When Mother’s Day Hurts

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Mother’s Day is commonly a day of joy, a day of happiness, a day to celebrate the women who ought to be considered saints  for the sacrifices and unconditional love they provide to their families. Mother’s Day is a blessed and sacred holiday, and it should be! There truly isn’t anything more precious in this world than experiencing pregnancy, giving birth and giving life to another human being, who you will love more immensely than anyone else in the world. But for so many of us, Mother’s Day hurts, because we haven’t been given the gift of becoming a mom. It is a painful reminder that we have reached yet another year of not becoming a mother. Yet another holiday that reminds us that we are not part of the community of women who are revered for their significant status. Another day to put on the poker face and pretend that you are so happy to be celebrating this joyous occasion. On one hand you are feeling thankful for the women in your life who have molded you into the person you are, but it is nearly impossible to let go of the hurt, because you don’t have anyone calling you mama or mommy yet.

I will never forget the most painful Mother’s Day of my life. I attended a Mother’s Day brunch with several family members and loved ones. We showed up a few minutes late so when we arrived we were seated at the end of the long table and I was squeezed into a corner. Family members came up to us to give hugs and kisses, and one relative touched my belly and asked me “when are you going to become a mommy?” This was right in the middle of finding out that I had about a 1% chance of becoming a mother without medical intervention. I looked at her and smiled, I responded with “I hope to one of these days.” The tears were welling up and I asked my husband to let me out of the corner I was stuffed in. I couldn’t make it to the ladies room before the tears  began to fall. I took a few moments to pull myself together and returned to the table. Poker face on. I was determined to make it through this brunch, and I told myself I could break down as soon as we reached the car. Which I did. I cried the entire way home.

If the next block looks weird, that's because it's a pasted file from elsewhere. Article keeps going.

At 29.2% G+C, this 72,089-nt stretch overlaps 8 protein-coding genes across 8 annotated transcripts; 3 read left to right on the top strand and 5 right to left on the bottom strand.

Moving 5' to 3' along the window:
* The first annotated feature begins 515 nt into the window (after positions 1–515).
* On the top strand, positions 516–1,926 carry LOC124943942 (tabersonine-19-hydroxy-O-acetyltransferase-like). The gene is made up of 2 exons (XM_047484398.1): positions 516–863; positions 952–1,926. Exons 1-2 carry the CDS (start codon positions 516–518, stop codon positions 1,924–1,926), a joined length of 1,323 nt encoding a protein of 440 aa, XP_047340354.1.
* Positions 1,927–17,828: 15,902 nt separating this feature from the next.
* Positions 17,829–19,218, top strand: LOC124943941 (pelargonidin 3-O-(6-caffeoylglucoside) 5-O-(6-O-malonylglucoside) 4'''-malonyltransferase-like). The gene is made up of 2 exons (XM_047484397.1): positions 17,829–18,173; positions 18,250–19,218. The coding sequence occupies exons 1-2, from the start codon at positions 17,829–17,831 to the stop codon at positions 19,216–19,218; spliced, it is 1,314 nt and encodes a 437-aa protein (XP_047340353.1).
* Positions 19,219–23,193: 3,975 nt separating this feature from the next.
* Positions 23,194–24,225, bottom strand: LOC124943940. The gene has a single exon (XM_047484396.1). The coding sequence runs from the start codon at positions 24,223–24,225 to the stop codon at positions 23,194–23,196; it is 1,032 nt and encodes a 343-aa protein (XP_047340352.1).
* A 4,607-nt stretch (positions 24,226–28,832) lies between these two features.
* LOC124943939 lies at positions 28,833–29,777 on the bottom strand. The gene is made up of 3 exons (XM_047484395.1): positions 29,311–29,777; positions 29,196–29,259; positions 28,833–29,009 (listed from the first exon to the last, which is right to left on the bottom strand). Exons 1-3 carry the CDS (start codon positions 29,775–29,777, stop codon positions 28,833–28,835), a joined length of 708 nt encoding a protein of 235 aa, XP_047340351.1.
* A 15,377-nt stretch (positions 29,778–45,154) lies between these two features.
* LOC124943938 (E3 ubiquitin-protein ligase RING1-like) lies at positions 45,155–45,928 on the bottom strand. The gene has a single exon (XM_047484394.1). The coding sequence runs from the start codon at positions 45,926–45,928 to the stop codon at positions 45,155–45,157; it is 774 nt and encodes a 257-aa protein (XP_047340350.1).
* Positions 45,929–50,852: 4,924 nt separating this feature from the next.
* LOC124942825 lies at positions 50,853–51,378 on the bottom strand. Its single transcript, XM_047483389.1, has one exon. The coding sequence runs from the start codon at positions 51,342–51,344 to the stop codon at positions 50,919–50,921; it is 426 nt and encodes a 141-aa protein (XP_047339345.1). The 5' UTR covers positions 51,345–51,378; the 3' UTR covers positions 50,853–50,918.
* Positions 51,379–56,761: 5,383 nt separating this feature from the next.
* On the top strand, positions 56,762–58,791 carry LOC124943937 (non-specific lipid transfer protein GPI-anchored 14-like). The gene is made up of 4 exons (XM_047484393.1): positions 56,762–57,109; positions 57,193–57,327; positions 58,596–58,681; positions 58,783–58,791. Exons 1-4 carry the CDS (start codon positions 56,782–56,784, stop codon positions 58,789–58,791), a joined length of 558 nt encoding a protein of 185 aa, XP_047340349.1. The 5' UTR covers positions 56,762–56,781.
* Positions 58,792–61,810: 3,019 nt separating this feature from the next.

I feel that it is so important to share with the community of women who are struggling, that you are not alone! It is also completely acceptable to feel the sadness, pain, frustration and hurt that you are feeling. Allow these feeling so come, accept them, allow them to pass and don’t harp on yourself or guilt yourself.

Below are a few suggestions for coping with the trials of Mother’s Day, while experiencing infertility.

  1. Celebrate your own motherhood. Many of us who have not had our own children yet, have pets of some sort. Start a tradition with your fur-baby and celebrate the wonderful parent you are to your four legged baby. Some of my favorite memories are giving a happy meal or “pup-cup” from Dairy Queen to my two dogs, Daisy and Capone.
  2. Do things different this time. If your yearly tradition is too painful, switch things up this year. You don’t have to attend the family function where everyone asks you “when are you going to be a mommy?” Express to your loved ones that something new might be exciting and fun to try.
  3. Gardening is exceptionally healing. If you don’t have a green thumb to plant your own flowers, you can attend a local garden. Walk through the beautiful space, reflect and accept peace from your surroundings. I happen to love planting flowers, so I made a tradition of an early morning visit to my local garden center, picking up an abundance of flowers in shades of pink, purple, white and red, and spending the day in my yard. Not only do the flowers make you feel happy, the Vitamin D does wonders!
  4. Buy yourself a special gift. This is one of those occasions to splurge on yourself. Make this a day to look forward to, by treating yourself to a special gift that you commonly wouldn’t get yourself. Get that purse you’ve been eyeing all year, or a massage or facial at a spa, go on a trip somewhere, or get those sunglasses/accessories that make you feel excited.

You may find your own method of reshaping your approach to Mother’s Day, and that’s perfectly acceptable. Whatever it takes to make this occasion less painful for you…do it. Find solace in the fact that you are thought of, your pain is shared and you are not alone.

Love and baby dust to you always my friends.

Amber

 

 

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